Finding Optimal Cadence
7 February 2020
Finding your Groove
When out for your next run, experiment with trying to find your “Groove.” Running can and should be largely a passive act. With good posture and a slight forward lean, all that is needed is relaxing into an efficient “cadence,” or foot strike rate. Surprisingly, optimal cadence is about the same for all runners. Speed does not matter. It may be counter intuitive, but an efficient runner running 10 minutes per mile pace has the same cadence as an efficient runner running a 5 minute per mile pace.
Optimal cadence (the number of steps you take per minute) is around 180. Why is this number optimal? If the cadence is greater than 180 a runner will engage muscles faster than the stored energy in the tendons can recoil. This is seen in sprinting. Sprinting is a very powerful gait type that requires tremendous muscular effort and is only sustainable over short distances. If the cadence is significantly slower than 180, the potential energy stored in the tendon is dampened and therefore lost. Studies show that the there is less O2 consumption at a cadence of 180 because of less active muscle engagement. (2007(R)-Midgley, 2006-Conoboy, 2005-Dallam, 2004(R)-Saunders, 1994-Morgan, 1995-Hamill, 1992-Martin, 1990-Kaneko, 1989-Cavanagh, 1982-Cavanagh, 1982-Power).
Here’s a good way to demonstrate this: jump as high as you can, leaving from both feet. You will notice that before you lift upward, you will first drop down to load your tendons. Assuming you time your jump well, you can use this stored energy to help launch you into the air. By contrast, try to slowly lower into the same squat position and hold there for a couple of seconds before jumping upward. By altering the rate of loading and releasing, you will notice a significant reduction to the height of your jump, as well as an increased effort.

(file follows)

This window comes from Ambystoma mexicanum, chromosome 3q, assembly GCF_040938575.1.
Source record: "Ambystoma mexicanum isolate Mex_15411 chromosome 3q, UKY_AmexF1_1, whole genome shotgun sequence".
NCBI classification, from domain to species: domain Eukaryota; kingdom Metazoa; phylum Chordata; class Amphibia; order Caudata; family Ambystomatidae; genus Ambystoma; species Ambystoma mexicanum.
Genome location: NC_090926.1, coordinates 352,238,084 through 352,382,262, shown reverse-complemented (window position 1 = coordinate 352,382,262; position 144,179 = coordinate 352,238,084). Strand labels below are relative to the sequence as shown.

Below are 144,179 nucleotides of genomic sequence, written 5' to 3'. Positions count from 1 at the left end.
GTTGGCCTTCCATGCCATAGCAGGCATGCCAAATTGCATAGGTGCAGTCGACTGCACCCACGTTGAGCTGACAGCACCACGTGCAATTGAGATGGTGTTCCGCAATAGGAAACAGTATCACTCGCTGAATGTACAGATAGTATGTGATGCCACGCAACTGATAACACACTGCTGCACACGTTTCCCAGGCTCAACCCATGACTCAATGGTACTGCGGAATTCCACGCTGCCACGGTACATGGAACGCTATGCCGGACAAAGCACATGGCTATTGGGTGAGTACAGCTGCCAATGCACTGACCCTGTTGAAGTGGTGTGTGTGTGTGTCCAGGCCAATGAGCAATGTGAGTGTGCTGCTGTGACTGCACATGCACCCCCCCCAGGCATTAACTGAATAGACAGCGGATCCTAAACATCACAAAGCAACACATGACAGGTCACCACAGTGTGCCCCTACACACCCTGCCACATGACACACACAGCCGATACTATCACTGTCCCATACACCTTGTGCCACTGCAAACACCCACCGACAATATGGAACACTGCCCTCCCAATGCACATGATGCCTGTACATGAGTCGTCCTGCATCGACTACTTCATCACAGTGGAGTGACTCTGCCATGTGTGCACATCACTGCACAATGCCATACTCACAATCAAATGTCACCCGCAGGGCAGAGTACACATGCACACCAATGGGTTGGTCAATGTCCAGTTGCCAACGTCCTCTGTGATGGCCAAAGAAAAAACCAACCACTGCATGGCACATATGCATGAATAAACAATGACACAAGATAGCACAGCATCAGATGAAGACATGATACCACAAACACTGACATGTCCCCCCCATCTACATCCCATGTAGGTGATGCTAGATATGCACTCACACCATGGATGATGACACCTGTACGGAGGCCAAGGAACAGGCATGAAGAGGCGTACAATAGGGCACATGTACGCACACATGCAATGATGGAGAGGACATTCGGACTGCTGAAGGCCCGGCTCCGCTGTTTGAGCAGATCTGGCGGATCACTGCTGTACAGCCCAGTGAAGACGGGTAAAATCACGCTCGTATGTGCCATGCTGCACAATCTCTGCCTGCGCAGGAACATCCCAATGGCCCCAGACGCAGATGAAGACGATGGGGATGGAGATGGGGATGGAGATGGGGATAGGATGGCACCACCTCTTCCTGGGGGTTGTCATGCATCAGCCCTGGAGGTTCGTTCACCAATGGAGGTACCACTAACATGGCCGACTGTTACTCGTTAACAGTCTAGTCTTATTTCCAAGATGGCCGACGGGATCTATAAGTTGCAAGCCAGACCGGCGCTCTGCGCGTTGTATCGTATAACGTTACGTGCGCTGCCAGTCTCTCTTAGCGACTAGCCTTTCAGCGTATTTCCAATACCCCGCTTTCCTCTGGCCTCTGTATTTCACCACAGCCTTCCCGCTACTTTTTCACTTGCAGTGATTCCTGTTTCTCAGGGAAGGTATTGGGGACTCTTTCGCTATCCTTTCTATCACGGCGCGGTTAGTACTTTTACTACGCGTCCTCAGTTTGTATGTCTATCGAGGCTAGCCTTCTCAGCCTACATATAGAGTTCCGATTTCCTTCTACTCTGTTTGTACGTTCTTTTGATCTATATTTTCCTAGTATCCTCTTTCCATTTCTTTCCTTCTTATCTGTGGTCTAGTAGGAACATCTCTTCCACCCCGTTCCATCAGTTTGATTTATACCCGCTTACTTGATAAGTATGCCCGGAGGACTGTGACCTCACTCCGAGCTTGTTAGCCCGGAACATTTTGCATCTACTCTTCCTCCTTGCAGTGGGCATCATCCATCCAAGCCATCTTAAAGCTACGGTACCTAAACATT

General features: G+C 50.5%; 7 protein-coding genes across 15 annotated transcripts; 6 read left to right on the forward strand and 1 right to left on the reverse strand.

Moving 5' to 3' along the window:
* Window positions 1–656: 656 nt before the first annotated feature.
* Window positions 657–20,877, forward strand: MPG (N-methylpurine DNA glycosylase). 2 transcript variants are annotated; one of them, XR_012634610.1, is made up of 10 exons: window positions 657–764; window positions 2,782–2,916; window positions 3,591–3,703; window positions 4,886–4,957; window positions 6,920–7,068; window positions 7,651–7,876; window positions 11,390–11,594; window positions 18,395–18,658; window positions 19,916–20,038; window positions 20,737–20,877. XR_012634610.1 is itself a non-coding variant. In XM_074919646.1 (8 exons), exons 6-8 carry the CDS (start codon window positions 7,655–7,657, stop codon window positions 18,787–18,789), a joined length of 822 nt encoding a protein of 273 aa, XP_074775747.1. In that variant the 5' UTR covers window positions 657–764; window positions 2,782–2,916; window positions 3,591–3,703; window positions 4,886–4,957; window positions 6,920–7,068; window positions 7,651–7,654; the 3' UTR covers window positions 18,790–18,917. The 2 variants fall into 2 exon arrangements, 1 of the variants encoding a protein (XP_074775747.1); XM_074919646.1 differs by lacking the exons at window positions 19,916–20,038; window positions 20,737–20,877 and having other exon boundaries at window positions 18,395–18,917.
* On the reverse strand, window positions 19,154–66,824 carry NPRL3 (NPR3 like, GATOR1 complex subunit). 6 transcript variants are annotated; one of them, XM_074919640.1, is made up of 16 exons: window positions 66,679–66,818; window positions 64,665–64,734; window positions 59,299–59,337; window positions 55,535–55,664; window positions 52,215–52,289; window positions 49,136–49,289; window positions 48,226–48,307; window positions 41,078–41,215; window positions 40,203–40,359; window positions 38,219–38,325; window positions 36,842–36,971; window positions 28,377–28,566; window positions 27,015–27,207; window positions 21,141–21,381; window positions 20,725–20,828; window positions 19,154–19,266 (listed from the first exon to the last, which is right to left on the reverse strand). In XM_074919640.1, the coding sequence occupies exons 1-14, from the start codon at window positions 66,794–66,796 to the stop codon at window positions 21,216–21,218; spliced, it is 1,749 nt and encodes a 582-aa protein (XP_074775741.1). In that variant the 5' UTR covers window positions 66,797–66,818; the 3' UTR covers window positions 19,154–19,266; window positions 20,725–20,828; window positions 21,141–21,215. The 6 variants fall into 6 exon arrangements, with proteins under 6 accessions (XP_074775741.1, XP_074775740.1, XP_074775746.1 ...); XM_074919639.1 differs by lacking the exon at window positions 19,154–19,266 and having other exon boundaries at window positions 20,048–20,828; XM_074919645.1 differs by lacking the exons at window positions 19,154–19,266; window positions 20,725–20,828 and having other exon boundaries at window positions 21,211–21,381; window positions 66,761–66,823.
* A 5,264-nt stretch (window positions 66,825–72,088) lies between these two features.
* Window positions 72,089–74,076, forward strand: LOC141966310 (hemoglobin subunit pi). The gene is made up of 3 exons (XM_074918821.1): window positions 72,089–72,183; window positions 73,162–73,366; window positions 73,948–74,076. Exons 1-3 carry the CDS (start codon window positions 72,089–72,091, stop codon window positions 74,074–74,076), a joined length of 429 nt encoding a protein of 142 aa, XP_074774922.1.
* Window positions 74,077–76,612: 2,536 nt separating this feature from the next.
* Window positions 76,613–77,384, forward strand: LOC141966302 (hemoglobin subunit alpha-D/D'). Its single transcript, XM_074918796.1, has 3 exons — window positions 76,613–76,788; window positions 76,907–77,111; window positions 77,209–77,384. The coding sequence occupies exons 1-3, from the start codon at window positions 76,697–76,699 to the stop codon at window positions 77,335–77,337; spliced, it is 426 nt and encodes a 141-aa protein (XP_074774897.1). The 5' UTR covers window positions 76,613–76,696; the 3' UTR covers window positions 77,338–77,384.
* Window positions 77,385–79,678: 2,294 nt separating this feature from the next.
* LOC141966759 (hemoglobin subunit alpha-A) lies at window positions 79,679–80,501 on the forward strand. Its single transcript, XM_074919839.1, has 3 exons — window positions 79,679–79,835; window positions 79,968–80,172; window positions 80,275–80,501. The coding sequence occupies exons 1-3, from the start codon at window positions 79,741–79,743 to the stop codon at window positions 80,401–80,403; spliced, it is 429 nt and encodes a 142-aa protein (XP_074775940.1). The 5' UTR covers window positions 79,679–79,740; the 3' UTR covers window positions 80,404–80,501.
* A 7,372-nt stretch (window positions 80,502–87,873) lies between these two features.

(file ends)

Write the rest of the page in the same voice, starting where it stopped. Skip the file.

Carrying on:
The variation in optimal cadence ranges from 175-185. This range is a result of upper to lower leg ratio, bone to muscle density ratio, level of hydration, length of calf muscles, age and tissue elasticity. Given these factors optimal cadence still only varies by 10 steps per minute.
There are several ways to work on finding your optimal cadence. Use a metronome to help you determine what 180 feels like to you. Some people find it easier to count foot strikes on one side for a minute, then double to come up with your cadence.
If you find you are below 180, here are some drills to practice:
- Barefoot running over safe surfaces in very small amounts can help you improve foot position and will naturally quicken most runners cadence by 10 steps per minute.
- Exaggerate cadence by doing “high knee” and “butt kick” drills that will improve muscle recruitment and get those legs to turn over quicker.
- Jumping rope or pretending to jump rope is another great way to feel the speed of optimal cadence. While jumping rope there is a clear increased effort when either slowing down or speeding up your tempo. Again, the reason for this “Groove” is that it is the rate of which your tendons can store and release energy, or “Elastic Recoil.”
Many runners run with slow cadence which will increase ground contact time, ie: the amount of time your foot is in contact with the ground during each step. Many running shoes are manufactured with an elevated heel and are comprised of soft EVA foam. An elevated heel on the shoe can cause the foot to contact the ground farther out in front of the body’s center of mass, creating a longer period of time that the rubber is in contact with the ground. A level shoe allows the foot to make contact closer to the center of mass and will reduce the total amount of time the foot is on the ground. Finally, EVA foam puts a communication barrier between the foot and the ground making it harder to feel the ground. The longer it takes to register the ground, stabilize and get off of the ground, the greater the ground contact time and the slower the cadence.
Find a shoe that is level to the ground, allows for good afferent feedback (communication), and that is not just soft EVA foam. Allow yourself to relax into good posture, take advantage of gravity with a slight forward lean (from the ankles) and work on finding your optimal cadence. Now get out there and find your Groove!
Douglas Bertram, CEO and Founder of Structural Elements®
Newton Running and Structural Elements®, (se) ®, partnered to enhance the wellness, education and health of runners worldwide. Structural Elements, is a unique wellness brand offering a transformative and therapeutic approach that focuses on how the body functions.
The name Structural Elements® refers to the proprietary method Bertram developed as an acupuncturist. Operating on the fundamental belief that the body is a single unit, Bertram developed a mapping technique locating patterns of focal adhesions in response to mechanical stress. Structural Elements® practitioners, also referred to as body engineers, can be practicing physical therapists, chiropractors, acupuncturists and osteopathic physicians alike.